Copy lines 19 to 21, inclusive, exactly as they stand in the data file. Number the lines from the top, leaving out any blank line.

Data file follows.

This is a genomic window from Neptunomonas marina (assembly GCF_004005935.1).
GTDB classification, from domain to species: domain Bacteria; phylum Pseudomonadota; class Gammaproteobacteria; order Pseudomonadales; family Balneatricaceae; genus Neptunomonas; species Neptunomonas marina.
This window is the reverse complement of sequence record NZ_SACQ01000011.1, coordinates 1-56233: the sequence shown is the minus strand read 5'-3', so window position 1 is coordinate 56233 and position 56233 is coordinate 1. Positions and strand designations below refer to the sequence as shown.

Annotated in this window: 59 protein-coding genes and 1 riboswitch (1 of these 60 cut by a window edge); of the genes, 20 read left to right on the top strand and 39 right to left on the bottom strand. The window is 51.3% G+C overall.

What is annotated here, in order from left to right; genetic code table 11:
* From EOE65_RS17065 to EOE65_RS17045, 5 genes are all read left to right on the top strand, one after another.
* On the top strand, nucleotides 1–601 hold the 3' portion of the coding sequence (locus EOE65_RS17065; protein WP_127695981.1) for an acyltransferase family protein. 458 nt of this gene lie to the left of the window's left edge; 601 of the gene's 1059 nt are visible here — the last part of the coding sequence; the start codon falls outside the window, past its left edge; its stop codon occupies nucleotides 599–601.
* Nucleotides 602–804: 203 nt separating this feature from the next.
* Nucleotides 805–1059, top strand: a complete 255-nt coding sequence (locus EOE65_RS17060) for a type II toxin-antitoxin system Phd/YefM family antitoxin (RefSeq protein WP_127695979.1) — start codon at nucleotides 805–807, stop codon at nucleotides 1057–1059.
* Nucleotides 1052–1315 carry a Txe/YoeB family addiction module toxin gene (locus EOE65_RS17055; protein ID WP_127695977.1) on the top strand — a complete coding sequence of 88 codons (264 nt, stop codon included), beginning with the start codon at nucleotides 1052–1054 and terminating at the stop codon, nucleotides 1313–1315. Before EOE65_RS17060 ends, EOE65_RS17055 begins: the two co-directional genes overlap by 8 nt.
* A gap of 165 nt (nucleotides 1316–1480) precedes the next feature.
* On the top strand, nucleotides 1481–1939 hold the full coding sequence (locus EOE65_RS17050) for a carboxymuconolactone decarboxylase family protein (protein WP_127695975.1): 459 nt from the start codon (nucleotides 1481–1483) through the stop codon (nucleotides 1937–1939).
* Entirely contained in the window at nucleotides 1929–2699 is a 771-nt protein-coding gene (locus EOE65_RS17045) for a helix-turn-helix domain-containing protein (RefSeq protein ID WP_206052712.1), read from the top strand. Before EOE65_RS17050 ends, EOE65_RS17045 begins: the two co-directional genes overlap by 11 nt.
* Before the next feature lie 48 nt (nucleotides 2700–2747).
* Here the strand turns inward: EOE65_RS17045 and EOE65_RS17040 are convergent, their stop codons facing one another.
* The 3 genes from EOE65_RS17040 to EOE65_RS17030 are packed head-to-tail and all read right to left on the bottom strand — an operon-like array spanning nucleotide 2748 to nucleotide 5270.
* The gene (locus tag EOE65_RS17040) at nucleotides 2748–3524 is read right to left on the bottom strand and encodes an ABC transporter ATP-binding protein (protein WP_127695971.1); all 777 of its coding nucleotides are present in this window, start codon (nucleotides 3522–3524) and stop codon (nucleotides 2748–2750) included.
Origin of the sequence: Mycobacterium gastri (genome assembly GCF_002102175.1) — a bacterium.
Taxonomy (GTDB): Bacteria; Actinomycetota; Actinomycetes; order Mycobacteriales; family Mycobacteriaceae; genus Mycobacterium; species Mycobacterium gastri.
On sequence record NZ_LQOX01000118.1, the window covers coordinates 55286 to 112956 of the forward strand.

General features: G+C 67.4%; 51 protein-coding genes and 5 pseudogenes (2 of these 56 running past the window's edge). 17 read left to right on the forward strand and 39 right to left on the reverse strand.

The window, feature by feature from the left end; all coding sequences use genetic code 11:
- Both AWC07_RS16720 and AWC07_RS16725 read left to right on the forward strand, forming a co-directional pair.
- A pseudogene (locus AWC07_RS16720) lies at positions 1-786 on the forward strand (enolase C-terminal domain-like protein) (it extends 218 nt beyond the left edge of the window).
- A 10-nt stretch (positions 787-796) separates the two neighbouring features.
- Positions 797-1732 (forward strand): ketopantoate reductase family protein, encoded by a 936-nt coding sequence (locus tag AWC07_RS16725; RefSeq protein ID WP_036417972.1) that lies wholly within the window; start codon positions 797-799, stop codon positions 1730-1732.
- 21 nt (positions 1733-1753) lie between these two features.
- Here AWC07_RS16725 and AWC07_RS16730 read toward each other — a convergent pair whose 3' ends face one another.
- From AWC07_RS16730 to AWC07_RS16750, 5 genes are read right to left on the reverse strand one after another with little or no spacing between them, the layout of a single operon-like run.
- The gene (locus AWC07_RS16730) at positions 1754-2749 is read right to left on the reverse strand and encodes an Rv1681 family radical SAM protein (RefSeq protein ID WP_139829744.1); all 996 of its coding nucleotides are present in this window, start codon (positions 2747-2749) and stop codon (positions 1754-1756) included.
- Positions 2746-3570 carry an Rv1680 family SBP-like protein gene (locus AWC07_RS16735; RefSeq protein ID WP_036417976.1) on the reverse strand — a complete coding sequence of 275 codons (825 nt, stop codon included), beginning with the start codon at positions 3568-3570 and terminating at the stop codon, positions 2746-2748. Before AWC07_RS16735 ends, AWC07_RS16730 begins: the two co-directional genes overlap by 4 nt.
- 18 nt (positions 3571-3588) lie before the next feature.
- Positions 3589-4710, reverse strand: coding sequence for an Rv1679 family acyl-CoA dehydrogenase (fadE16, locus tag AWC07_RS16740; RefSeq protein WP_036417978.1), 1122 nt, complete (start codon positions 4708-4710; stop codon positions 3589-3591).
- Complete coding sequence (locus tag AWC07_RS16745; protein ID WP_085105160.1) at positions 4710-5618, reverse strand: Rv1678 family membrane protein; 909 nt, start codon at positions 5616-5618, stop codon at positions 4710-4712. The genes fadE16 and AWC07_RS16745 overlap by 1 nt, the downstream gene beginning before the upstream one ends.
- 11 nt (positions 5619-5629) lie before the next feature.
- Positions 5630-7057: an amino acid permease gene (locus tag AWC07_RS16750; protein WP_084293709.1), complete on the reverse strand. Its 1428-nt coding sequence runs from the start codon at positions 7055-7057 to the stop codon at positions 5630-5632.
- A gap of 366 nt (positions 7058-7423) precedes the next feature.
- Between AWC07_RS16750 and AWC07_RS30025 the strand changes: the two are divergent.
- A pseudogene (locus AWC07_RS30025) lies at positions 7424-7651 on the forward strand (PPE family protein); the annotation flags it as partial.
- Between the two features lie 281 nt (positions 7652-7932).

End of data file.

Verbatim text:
Taxonomy (GTDB): Bacteria; Actinomycetota; Actinomycetes; order Mycobacteriales; family Mycobacteriaceae; genus Mycobacterium; species Mycobacterium gastri.
On sequence record NZ_LQOX01000118.1, the window covers coordinates 55286 to 112956 of the forward strand.

General features: G+C 67.4%; 51 protein-coding genes and 5 pseudogenes (2 of these 56 running past the window's edge). 17 read left to right on the forward strand and 39 right to left on the reverse strand.